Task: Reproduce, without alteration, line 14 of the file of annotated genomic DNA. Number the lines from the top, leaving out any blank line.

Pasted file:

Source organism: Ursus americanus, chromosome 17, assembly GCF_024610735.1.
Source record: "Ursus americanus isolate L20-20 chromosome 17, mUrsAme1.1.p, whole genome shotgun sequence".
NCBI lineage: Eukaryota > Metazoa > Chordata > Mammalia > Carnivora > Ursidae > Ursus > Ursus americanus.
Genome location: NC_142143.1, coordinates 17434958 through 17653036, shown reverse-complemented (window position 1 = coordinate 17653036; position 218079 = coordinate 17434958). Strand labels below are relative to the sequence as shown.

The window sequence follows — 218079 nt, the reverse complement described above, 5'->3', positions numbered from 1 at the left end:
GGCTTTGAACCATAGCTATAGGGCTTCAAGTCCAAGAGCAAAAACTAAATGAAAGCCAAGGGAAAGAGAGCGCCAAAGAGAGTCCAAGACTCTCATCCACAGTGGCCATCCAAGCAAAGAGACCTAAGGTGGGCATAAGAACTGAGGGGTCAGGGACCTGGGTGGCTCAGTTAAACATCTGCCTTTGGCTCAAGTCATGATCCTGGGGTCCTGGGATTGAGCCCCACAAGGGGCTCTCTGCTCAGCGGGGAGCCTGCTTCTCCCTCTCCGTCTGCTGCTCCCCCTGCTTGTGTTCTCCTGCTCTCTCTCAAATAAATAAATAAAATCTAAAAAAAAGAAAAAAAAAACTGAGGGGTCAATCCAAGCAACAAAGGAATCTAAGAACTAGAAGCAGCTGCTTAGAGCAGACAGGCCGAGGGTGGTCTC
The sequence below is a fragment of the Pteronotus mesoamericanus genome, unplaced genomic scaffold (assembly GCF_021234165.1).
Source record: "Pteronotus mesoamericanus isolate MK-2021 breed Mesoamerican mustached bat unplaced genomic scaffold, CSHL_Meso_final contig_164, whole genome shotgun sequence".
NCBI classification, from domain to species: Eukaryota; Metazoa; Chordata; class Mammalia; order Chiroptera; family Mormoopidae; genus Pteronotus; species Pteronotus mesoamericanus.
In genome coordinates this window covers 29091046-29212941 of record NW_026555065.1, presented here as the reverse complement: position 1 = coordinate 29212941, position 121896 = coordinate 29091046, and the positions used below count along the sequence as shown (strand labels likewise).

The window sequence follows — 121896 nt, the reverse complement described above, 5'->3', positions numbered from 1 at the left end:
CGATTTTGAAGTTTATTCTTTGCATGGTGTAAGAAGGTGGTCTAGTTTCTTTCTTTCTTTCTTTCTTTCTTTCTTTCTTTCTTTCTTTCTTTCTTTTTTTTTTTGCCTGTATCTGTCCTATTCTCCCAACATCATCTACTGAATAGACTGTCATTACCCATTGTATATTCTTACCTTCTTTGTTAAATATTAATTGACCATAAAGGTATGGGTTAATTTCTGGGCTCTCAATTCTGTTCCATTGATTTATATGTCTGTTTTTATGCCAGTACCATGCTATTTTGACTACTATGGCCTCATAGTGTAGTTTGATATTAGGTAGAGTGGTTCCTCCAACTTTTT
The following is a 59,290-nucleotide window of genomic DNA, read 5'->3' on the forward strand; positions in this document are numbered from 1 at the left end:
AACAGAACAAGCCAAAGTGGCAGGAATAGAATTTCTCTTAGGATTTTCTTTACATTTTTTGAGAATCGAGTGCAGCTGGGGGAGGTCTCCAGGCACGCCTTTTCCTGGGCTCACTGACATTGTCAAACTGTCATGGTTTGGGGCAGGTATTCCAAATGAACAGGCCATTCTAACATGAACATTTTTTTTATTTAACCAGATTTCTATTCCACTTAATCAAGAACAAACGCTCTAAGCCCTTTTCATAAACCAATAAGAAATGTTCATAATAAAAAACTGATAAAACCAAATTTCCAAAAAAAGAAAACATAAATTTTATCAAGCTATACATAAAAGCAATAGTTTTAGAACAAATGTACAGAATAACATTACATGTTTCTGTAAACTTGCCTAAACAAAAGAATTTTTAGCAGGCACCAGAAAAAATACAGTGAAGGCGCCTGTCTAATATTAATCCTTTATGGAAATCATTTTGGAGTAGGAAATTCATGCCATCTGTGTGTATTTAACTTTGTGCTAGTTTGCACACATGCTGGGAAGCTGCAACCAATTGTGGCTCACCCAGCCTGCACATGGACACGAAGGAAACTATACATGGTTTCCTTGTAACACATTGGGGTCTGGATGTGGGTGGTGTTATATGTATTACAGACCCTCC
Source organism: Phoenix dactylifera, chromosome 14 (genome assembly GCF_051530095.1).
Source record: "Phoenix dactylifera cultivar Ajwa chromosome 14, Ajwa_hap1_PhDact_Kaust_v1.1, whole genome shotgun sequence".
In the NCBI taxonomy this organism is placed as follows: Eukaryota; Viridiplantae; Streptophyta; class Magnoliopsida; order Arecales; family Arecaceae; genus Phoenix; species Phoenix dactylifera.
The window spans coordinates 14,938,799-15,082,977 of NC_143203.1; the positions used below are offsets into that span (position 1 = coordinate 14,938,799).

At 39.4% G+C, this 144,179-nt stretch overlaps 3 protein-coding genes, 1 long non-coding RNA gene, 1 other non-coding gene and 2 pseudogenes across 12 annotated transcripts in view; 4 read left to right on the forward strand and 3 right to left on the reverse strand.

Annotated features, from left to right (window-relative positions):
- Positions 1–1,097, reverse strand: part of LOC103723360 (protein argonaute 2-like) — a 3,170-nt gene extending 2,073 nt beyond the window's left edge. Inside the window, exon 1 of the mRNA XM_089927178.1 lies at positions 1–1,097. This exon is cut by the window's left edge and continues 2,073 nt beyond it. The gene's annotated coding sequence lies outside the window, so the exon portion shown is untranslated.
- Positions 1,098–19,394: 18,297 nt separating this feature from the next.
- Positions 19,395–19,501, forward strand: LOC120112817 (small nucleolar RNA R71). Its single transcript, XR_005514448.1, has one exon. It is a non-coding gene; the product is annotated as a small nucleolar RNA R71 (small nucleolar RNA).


AACAGAACAAGCCAAAGTGGCAGGAATAGAATTTCTCTTAGGATTTTCTTTACATTTTTTGAGAATCGAGTGCAGCTGGGGGAGGTCTCCAGGCACGCCTTTTCCTGGGCTCACTGACATTGTCAAACTGTCATGGTTTGGGGCAGGTATTCCAAATGAACAGGCCATTCTAACATGAACATTTTTTTTATTTAACCAGATTTCTATTCCACTTAATCAAGAACAAACGCTCTAAGCCCTTTTCATAAACCAATAAGAAATGTTCATAATAAAAAACTGATAAAACCAAATTTCCAAAAAAAGAAAACATAAATTTTATCAAGCTATACATAAAAGCAATAGTTTTAGAACAAATGTACAGAATAACATTACATGTTTCTGTAAACTTGCCTAAACAAAAGAATTTTTAGCAGGCACCAGAAAAAATACAGTGAAGGCGCCTGTCTAATATTAATCCTTTATGGAAATCATTTTGGAGTAGGAAATTCATGCCATCTGTGTGTATTTAACTTTGTGCTAGTTTGCACACATGCTGGGAAGCTGCAACCAATTGTGGCTCACCCAGCCTGCACATGGACACGAAGGAAACTATACATGGTTTCCTTGTAACACATTGGGGTCTGGATGTGGGTGGTGTTATATGTATTACAGACCCTCC